Senate Vote Forces Democrats to Pick Between Obama and Campaignsby
Bill would increase scrutiny of Iraqi and Syrian refugees
White House officials have threatened to veto measure
Senate Republicans are forcing Democrats to decide whether to support a bill that would effectively scuttle Obama administration plans to admit thousands of Syrian refugees to the U.S. or risk subjecting the party to being labeled as soft on terrorism in an election year.
Majority Leader Mitch McConnell, a Kentucky Republican, set a procedural vote for Wednesday on H.R. 4038, which would require U.S. officials from three separate agencies to certify to Congress that each individual refugee from Syria or Iraq doesn’t pose a security threat. The measure easily passed the House in November on a 289-137 vote, with 47 Democrats in support, enough to override the Obama administration’s threatened veto.
"I understand that the political pressure to oppose this balanced bill may be intense, but it’s also intensely short-sighted and I urge our Democratic friends to resist it," McConnell said on the Senate floor Wednesday.
Several Democratic opponents contended the bill wasn’t a serious legislative proposal.
"This is a political vote," Senator Bill Nelson, a Florida Democrat, said in an interview. "That’s what is wrong with this place, it is political gotcha politics."
Senator Harry Reid of Nevada, the chamber’s Democratic leader, said his party wants to amend the measure to add language denouncing Republican presidential frontrunner Donald Trump’s proposal to at least temporarily ban Muslims from entering the United States. He said Democrats also would seek increased funds for local police anti-terror programs and airport screening.
"By advancing this bill Republicans are creating a terrible distraction for the sake of embracing the hateful rhetoric, vitriol, of the Republican Party standardbearers Donald Trump and Ted Cruz," a Texas senator, Reid said on Senate floor Wednesday. “We would offer an amendment to denounce Donald Trump’s reprehensible proposal to propose a religious test on admission to the United States.”
While the refugees bill may give Democrats their first opportunity to put Senate Republicans on the spot over Trump’s plan to temporarily bar Muslims from receiving visas, Republicans could also schedule amendment votes that would make Democrats uncomfortable.
Ben Cardin of Maryland, the top Democrat on the Foreign Relations Committee, said he opposed the bill because it is "conceptually wrong."
"I don’t see how you can fix this -- the certification issues are basically to stop refugees from coming to America," Cardin said in an interview Tuesday. "I think the majority of our caucus feels that way. I don’t know about our total caucus or if it’s enough to stop it from going forward, though."
California’s Dianne Feinstein, the top Democrat on the Intelligence Committee, said Tuesday that she also planned to vote to block the bill.
"I think this is not an argument that we need to get into," Feinstein said in an interview. "The kind of rhetoric that goes around is very destructive."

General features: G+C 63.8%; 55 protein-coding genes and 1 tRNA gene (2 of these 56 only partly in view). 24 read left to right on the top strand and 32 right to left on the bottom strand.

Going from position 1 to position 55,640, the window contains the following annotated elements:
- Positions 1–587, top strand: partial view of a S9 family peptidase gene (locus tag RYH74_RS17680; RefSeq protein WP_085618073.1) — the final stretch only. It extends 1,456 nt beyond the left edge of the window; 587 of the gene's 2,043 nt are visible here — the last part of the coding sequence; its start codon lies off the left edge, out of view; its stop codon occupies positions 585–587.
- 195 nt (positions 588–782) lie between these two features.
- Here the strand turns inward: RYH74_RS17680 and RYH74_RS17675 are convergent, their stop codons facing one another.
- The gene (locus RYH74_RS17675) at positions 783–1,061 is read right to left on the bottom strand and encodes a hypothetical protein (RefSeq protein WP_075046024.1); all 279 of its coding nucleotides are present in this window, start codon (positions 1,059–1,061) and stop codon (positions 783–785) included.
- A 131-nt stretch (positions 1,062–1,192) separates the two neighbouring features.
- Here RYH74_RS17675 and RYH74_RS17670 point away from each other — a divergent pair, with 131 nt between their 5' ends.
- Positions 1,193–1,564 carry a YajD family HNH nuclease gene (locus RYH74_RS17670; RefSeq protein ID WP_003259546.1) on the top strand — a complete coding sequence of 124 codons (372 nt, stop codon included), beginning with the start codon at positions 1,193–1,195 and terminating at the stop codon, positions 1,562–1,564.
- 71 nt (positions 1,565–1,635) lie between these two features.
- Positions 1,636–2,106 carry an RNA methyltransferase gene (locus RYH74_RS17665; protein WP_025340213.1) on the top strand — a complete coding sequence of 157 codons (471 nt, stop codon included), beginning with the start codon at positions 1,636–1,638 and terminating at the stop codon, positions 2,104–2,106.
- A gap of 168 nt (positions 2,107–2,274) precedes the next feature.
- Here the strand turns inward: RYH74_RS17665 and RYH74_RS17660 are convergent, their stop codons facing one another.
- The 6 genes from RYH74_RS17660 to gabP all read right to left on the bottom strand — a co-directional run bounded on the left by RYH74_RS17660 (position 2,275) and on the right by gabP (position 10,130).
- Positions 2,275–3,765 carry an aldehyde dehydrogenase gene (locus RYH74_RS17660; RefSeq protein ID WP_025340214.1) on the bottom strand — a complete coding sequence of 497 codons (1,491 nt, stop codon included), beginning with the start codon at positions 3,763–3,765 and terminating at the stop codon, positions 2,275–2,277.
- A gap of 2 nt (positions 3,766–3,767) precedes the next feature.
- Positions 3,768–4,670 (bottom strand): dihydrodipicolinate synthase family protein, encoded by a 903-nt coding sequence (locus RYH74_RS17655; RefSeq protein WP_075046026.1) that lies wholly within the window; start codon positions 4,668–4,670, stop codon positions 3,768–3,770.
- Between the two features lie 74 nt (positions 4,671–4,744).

‘Open’ to Amendments
Others said they were willing to consider the measure if party leaders would agree to amend it.
"We’re still open to it," said Jon Tester, a Montana Democrat. "I just think there is some stuff that could be put on it to make it a better bill." He declined to specify the changes he would like to see.
McConnell would need six Senate Democrats to join all 54 Republicans to gain the 60 votes needed to advance the legislation. Sixty-seven votes would be required to override a presidential veto. Aides to Senate Democrats said Tuesday that lawmakers planned to discuss the measure during a caucus lunch scheduled to occur before the Wednesday procedural vote.
If Senate Republicans succeed in advancing the bill, it might harm President Barack Obama’s plans to increase the number of Syrian refugees admitted to the U.S. Obama has said he wants the U.S. to admit 10,000 Syrian refugees in the fiscal year that began Oct. 1.
The U.S. is already selective, usually considering for resettlement only refugees deemed “vulnerable,” such as widows, unaccompanied children or political enemies of Syrian President Bashar al-Assad’s regime. Candidates are interviewed in person at refugee camps bordering Syria. The vetting takes almost two years, on average, officials have said.
Push for Changes
Even so, Republicans say more needs to be done to strengthen scrutiny of people admitted to the country after terrorist attacks in Paris and San Bernardino, California, last year.
"We need to move cautiously in accepting refugees from Iraq and Syria given the attacks in Paris and San Bernardino," Senator Chuck Grassley, the Iowa Republican who leads the Judiciary Committee, said Tuesday on the Senate floor. "We need to fully understand the risks and schemes that these terrorists are using before we open the doors to 10,000 more Syrians."
House Speaker Paul Ryan, a Wisconsin Republican, has said the measure would temporarily block such refugees from entering the U.S. because it would probably take more than six months to put the new security efforts into place.
After the House passed the bill in November, Minority Leader Nancy Pelosi of California said that she was "confident" Democrats would be able to sustain a presidential veto if necessary.